515 Million July Deficit on Renewable Surcharge Account Further Reduces Positive Balance

An EEG account deficit of EUR 515,116,324.11 in July lead to another reduction of the positive balance on the Renewable Surcharge Account (EEG account) to EUR 1,063,327,552.78 at the end of July, the four German transmission system operators (TSOs) informed. Compared with the status at end of July 2013, costs for the transfer payment system to renewable power plant operators were about 12% higher.

5,207 GWh renewable power were fed into the grids and had to be sold by the TSOs at the EPEX Spot power exchange, less than a year before (July 2013: 6,973 GWh) and less than in June 2014 (5,776 GWh). Solar input marketed by the TSOs was the highest with 3,813 GWh, down from 4,276 GWh in June 2014 (July 2013: 4,817 GWh). Wind power input sold by the TSOs decreased to 304 GWh (June 2014: 316 GWh; July 2013: 276 GWh). Input from biomass was down to 860 GWh after 969 GWh in June (July 2013: 1,575). The first seven months of 2014 saw total renewable input marketed by the TSOs of 34,351 GWh, compared to 36,606 GWh in 2013.

The average price obtained by the TSOs at the power exchange in July 2014 went up to EUR 34.47/MWh from 32.54/MWh in June. In June 2013 the average price was EUR 38.58/MWh.

So far EEG costs in the EEG surcharge account add up to EUR 13,261,199,259.96 by end of July 2014. Compared with costs of EUR 11,819,208,279.79 at the same time in 2013, this means that costs have risen by about 12.2%. In the last two months the 2014 end of month costs status was plus 18% respectively 25%.

The coming months – with its weather and the effects of the EEG 2.0 – will show whether or to what extent the positive balance of currently EUR 1,063,327,552.78 will turn out to sufficiently contribute to cover costs and to maintain the intended liquidity reserve of EUR 1.9 billion.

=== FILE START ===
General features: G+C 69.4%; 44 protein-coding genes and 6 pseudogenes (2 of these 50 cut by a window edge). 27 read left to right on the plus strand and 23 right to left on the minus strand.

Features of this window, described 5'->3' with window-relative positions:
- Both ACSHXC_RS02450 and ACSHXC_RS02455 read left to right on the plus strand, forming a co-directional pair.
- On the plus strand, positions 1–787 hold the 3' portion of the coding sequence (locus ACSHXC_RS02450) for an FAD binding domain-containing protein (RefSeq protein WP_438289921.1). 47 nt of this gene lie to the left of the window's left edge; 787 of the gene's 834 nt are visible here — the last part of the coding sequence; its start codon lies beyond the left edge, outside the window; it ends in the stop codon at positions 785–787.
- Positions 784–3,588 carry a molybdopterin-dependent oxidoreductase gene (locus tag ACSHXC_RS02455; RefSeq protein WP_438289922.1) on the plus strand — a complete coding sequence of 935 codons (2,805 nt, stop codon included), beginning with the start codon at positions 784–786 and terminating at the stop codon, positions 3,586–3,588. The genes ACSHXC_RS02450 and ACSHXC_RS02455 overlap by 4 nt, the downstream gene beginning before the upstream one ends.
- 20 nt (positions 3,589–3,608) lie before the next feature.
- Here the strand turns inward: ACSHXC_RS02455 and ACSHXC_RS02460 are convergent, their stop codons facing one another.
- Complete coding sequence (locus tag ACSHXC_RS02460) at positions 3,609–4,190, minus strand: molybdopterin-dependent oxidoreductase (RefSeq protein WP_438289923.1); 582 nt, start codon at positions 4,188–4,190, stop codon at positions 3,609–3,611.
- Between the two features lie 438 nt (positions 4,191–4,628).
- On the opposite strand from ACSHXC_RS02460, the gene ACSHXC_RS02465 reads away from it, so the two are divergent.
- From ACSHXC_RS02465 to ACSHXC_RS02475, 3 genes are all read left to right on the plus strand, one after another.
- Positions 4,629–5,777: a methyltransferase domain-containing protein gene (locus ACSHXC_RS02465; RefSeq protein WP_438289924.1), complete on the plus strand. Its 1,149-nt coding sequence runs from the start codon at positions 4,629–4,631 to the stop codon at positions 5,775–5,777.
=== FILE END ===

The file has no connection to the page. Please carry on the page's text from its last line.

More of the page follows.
To recall: this year’s EEG surcharge of 6.24 ct/kWh is composed of 5.146 ct/kWh of core EEG surcharge (used for the actual transfer payments), 0.512 ct/kWh to build the 10% liquidity reserve (Section 3(7) AusglMechV) and 0.581 ct/kWh of deficit cover based on the (debt) status of the EEG account as of 30 September 2013 (as the EEG surcharge in previous years did not cover the EEG spending).  Therefore, if the estimated EEG transfer payments for 2015 would remain stable, the EEG surcharge payment would – for purely technical reasons of calculating the EEG surcharge – have to be reduced from 6.24 ct/kWh to 5.146 ct/kWh (assuming no further back payments and no increase in liquidity reserve), as this is the amount of the core EEG surcharge that actually covers the EEG transfer payments. If the EEG surcharge for 2015 – just to give a number – would come out at 6 ct/kWh, this would look like a reduction at first sight, but in reality would indicate an increase in the underlying core EEG surcharge of over 15%.

Under the Renewable Energy Sources Act (EEG) renewable power input into the German grids is supported by transfer payments such as feed-in tariffs or direct marketing premiums paid in addition to the revenue obtained by the sale of renewable energy that is effected by renewable power plant operator themselves. The so-called EEG account balances the expenses for renewable transfer payments to renewable power plant operators against the revenue obtained from the sale of the renewable energy at the EPEX Spot power exchange by the TSOs and the so-called EEG surcharge, which electricity consumers have to pay in support of the EEG transfer payments.

Source: www.netztransparenz.de

Related posts:

Print This Post Print This Post

4 Responses to “515 Million July Deficit on Renewable Surcharge Account Further Reduces Positive Balance”


  • RE marketed: 34,351 GWh
    Cost: euro 13,261,199,259.96
    Cost: 386.05 euro MWh
    Average Sell Price first six months: 32.75 euro/MWh
    Cost/Average Sell Price: 11.8.

    The unit cost of generating the energy is 11.8 times the wholesale unit price obtained!!!

    Looks like ENERGIEWENDE is a great program that may in short order bankrupt Germany.

  • Mutthias Leng

    I think looking at it this way puts the total costs (for feed-in tariffs and market premiums) in relation only to the feed-in tariff quantity, thereby coming up with a figure that is too high.

    I do not have the generation figures for renewables generation in July sold through direct marketing (sure it is available somewhere), but here are the figures (in MW) for capacity in direct marketing just to give a feeling for the volume:


     

    Hydo Gas Biomass Geothermal Wind onshore Wind Offshore Solar Total
    Jan 14 515.96 181.39 2988.98 4.8 27371.34 562.3 4375.82 36001
    Feb 14 519.47 171.56 3079.41 4.8 27741.57 502.9 4551.87 36572
    Mrz 14 531.07 169.46 3175.03 11.12 28240.78 508.3 4796.03 37432
    Apr 14 534.13 207.3 3449.79 11.12 28606.99 510.3 4908.53 38228
    May 14 539.15 262.27 3705.31 14.12 28986.35 508.3 5014.31 39030
    Jun 14 543.13 268.09 3933.03 14.12 29221.14 621.7 5190.58 39792
    Jul 14 579.34 267.6 4130 11.12 29754.04 621.7 5374.83 40739
    Aug 14 686.01 288.84 4269.17 11.12 30204.91 621.7 5488.07 41570

     
    http://www.netztransparenz.de

     

Comments are currently closed.